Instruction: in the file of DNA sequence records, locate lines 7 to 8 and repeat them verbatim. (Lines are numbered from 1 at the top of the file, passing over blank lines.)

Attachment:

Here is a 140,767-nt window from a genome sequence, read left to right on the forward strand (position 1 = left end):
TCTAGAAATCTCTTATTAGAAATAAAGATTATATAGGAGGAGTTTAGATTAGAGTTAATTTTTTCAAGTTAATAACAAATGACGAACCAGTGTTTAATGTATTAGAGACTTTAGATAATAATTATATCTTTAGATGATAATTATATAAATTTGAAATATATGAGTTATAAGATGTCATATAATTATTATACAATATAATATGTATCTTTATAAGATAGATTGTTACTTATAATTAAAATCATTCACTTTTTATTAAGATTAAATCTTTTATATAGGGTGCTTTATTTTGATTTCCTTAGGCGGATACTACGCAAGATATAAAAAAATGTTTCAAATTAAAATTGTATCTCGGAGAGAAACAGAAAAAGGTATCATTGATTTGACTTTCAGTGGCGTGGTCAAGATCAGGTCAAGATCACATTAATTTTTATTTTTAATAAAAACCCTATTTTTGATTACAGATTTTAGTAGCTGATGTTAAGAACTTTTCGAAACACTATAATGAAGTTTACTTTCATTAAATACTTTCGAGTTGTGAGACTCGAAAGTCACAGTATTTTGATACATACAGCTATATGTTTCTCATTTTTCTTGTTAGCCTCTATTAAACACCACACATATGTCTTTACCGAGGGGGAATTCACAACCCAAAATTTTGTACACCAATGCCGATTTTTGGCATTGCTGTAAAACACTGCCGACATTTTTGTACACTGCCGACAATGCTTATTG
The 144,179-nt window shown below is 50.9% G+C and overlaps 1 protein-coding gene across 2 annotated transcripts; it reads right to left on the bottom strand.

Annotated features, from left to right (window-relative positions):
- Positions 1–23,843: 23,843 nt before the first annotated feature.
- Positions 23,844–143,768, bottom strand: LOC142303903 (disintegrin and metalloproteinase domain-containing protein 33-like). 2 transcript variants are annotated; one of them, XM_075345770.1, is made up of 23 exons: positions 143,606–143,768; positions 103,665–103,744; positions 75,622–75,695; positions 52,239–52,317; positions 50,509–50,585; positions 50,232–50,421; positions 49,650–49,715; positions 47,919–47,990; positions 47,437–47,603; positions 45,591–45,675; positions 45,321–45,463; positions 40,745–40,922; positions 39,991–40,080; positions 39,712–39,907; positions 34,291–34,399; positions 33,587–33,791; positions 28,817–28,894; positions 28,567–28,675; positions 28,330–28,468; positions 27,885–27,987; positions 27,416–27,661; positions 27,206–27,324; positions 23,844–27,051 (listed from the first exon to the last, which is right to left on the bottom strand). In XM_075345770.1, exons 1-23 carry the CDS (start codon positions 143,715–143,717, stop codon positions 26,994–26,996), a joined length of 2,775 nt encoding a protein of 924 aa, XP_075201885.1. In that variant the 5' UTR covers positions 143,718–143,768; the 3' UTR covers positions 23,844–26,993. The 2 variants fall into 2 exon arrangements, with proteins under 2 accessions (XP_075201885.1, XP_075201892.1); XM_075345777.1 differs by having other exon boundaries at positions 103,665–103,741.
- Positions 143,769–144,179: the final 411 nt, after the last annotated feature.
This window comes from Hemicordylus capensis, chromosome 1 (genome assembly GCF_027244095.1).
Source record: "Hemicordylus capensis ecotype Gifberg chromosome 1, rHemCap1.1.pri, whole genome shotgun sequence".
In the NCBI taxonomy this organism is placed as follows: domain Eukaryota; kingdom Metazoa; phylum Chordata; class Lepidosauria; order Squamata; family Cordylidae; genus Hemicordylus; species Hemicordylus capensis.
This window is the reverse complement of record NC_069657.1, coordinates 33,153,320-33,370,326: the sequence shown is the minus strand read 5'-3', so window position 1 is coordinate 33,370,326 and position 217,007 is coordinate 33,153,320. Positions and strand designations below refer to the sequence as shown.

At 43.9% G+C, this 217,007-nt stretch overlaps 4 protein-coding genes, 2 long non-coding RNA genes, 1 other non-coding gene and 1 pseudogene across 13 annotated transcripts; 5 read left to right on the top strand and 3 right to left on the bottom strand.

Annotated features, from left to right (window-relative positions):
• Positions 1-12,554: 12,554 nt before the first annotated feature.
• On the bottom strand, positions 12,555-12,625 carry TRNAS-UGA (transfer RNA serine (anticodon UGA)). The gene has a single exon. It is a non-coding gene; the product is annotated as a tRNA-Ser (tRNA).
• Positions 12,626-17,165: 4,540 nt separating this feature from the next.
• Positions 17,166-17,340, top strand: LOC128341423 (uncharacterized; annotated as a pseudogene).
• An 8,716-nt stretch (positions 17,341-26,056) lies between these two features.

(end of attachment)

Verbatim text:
- Positions 143,769–144,179: the final 411 nt, after the last annotated feature.
This window comes from Hemicordylus capensis, chromosome 1 (genome assembly GCF_027244095.1).